Q. So the window washing trade was planted in your mind?
A. Yeah, and the longer I was out of work, I thought that maybe I could make this work. The older gentleman told me, you’ll be able to do it (and Barber agreed to try it for six months).
Q. How did you launch everything?
A. The first thing we did was get some business cards just to see if there was some potential, and passed those out. On the first day I was able to get two accounts. That was encouraging to me. So I said, OK, maybe this will work. At the time, my wife was taking some (medical coding) classes in LaGrange and working here at the hospital. I would accompany her to LaGrange and while she was in class, I would go around with business cards, and I was able to get about four or five accounts, things like restaurants, Subways. I was just going in and passing out a card, and most of the businesses would be like, yeah, come on in, that will be fine.
Q. That gave you confidence?
A. I started getting excited and said, baby, it looks like this is going to work. So we did that in LaGrange up until she finished school. Then I started looking for business here in Columbus, since this is where we lived, and gave up the accounts in LaGrange. We just kept going from there.
Q. Who are some of your commercial clientele?
A. I do Columbus State University, I do the Trade Center, I do a lot of car dealerships such as Acura and BMW of Columbus. I used to do the Columbus Airport tower. And I’ve done some work out of town.
Q. So you can make a good living washing windows?
A. Absolutely, with the right accounts. I do make more now than what I made at my previous aircraft mechanic job.
Q. Is there competition for you?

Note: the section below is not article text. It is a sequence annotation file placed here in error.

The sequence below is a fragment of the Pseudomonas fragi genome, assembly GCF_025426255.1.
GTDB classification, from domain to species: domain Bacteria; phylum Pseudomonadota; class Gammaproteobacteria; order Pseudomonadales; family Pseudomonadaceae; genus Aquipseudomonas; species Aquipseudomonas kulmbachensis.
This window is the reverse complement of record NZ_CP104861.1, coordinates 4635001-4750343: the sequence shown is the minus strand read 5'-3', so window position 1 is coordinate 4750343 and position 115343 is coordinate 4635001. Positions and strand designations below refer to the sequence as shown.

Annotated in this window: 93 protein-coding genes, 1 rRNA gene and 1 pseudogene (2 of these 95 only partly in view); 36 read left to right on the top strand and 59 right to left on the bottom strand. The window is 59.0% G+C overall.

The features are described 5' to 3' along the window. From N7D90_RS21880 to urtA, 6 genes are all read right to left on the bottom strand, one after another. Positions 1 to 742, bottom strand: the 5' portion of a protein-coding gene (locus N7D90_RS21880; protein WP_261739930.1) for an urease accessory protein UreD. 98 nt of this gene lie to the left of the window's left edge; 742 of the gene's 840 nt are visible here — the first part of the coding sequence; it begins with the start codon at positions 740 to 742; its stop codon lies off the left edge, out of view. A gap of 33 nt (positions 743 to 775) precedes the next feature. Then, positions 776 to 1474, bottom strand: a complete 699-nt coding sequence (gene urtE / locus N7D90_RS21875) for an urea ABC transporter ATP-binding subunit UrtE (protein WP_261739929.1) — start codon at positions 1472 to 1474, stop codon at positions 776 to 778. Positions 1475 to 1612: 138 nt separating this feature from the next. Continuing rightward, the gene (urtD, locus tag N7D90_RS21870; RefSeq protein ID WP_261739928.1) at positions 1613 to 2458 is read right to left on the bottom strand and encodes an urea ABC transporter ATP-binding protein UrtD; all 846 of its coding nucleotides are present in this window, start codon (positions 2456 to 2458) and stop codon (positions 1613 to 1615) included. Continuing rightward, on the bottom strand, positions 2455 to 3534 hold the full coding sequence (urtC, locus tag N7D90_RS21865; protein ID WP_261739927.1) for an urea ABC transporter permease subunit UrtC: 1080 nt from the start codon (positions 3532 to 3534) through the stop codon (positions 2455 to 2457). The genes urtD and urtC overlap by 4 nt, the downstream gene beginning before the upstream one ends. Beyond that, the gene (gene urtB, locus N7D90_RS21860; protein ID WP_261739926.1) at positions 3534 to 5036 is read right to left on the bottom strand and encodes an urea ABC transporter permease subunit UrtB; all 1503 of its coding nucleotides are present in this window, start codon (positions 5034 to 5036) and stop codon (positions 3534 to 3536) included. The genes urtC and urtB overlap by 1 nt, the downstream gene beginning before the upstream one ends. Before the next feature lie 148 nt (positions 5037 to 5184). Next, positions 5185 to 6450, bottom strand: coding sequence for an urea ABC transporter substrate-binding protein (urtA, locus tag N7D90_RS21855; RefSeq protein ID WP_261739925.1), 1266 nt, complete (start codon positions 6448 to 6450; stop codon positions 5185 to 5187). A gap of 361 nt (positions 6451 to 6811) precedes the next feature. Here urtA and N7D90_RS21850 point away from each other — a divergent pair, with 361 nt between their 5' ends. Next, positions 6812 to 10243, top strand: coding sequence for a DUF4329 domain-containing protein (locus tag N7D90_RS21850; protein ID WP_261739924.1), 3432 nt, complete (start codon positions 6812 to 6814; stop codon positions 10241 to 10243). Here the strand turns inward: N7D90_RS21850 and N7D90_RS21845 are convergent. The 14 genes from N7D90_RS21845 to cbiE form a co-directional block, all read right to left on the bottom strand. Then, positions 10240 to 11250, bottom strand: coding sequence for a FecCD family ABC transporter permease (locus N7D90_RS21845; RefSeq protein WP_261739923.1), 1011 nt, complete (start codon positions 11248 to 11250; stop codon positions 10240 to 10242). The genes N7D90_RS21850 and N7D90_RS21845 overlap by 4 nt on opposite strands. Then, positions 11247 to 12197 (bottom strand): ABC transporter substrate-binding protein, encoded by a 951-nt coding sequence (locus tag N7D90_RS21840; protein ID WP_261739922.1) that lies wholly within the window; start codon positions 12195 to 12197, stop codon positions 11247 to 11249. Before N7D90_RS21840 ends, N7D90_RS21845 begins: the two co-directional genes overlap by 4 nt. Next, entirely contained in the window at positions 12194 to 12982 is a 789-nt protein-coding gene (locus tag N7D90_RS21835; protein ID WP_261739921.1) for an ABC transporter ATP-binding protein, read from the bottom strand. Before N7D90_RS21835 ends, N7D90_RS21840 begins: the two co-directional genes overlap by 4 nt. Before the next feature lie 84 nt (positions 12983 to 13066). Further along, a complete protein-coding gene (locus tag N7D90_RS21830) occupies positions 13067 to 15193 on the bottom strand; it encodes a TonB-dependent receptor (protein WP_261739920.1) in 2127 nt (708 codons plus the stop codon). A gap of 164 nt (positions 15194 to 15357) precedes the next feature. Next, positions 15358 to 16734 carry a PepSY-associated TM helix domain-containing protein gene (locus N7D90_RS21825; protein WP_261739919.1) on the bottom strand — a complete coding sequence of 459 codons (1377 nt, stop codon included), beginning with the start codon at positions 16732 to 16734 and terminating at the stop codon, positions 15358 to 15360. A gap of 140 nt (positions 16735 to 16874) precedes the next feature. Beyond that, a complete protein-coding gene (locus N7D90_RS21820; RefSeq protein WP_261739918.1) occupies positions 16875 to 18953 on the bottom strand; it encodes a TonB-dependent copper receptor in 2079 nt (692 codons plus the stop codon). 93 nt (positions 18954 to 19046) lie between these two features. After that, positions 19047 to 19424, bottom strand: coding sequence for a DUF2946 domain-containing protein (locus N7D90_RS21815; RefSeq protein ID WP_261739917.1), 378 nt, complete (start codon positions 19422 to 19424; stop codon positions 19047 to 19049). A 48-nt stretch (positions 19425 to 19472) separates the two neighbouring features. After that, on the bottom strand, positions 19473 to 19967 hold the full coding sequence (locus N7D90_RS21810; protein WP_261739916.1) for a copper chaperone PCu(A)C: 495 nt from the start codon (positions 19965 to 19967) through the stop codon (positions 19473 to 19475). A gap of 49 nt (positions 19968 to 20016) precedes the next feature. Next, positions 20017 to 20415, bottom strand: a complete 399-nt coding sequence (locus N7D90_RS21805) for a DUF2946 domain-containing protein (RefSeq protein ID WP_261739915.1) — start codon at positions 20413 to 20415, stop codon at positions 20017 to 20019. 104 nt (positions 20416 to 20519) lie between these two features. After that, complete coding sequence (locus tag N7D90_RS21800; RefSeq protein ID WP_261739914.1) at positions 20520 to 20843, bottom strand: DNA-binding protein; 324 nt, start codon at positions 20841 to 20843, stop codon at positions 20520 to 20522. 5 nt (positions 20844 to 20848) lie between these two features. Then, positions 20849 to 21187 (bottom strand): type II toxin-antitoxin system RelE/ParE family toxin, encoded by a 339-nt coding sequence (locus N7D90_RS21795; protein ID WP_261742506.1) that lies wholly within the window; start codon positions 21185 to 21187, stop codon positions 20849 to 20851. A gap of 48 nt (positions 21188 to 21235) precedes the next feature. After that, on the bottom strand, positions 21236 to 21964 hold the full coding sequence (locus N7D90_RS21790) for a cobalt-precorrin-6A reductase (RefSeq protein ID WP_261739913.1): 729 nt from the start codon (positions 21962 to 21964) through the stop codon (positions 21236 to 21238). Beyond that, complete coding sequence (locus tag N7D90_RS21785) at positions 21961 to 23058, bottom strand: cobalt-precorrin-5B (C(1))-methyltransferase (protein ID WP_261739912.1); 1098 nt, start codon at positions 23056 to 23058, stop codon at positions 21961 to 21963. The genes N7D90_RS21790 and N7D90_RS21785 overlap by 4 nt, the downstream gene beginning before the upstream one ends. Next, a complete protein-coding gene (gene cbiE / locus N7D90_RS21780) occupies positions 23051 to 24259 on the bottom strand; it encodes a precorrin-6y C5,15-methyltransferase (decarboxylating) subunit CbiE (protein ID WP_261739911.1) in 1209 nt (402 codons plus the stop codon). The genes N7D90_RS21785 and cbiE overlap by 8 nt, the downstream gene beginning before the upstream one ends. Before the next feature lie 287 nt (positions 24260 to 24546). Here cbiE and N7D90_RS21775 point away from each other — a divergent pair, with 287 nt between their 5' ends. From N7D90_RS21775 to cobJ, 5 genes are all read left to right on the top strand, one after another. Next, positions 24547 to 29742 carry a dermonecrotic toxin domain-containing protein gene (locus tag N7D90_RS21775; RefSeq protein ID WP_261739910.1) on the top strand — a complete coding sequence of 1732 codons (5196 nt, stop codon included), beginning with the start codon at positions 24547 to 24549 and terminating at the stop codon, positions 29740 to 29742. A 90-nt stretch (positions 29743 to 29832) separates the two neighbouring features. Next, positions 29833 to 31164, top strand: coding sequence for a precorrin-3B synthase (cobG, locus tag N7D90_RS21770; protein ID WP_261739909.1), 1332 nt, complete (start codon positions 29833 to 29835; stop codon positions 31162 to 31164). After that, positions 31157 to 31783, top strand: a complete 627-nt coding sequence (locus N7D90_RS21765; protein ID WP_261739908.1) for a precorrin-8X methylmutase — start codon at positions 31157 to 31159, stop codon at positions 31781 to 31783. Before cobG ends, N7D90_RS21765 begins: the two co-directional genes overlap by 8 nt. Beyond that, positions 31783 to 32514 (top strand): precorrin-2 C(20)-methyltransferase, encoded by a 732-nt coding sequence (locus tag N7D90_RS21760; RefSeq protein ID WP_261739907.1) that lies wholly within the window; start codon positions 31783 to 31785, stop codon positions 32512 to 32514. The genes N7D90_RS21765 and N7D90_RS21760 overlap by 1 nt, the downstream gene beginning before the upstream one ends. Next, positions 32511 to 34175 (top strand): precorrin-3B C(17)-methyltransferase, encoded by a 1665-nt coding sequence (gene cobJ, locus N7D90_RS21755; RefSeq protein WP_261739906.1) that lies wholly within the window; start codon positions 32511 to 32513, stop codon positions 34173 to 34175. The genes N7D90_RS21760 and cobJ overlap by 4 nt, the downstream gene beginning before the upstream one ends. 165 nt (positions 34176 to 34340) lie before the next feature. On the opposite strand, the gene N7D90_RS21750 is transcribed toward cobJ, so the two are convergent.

A. Oh, yeah. When I started, there were probably about five or six window washers in Columbus, maybe more. Now it seems like there’s 20 or 25 window washers here.
Q. So it’s important to keep customers?
A. I just try to treat them the way I like to be treated. It’s a Bible principle. Most of my customers pretty much stick with me and I depend on that to keep me going.
Q. Did you know how to wash windows properly at first?
A. No, it was trial and error. (The man who suggested it) gave me tips. He showed me what I needed to do, and I followed him around. The rest of it was getting a technique down. I knew what to do, I just had to learn how to do it, like avoiding the sun (which causes spots on windows). All of that was trial and error.
Q. What’s the key to cleaning a window right?
A. Straight pulls. In other words, when you look at a wide window, a lot of people have a fanning technique where they fan back and forth. But for anybody who wants to try to attempt it, the best way is to straight pull, where you pull (a squeegee) straight down, then go across the bottom. You have less mistakes when you do it that way.
Q. So use a squeegee and not rags or paper towels?
A. I wouldn’t recommend rags or paper towels. For what it’s worth, a $15 squeegee from Home Depot or Lowe’s will probably last a homeowner a long time. If they just get one of those and learn how to use it, it would be very good for them.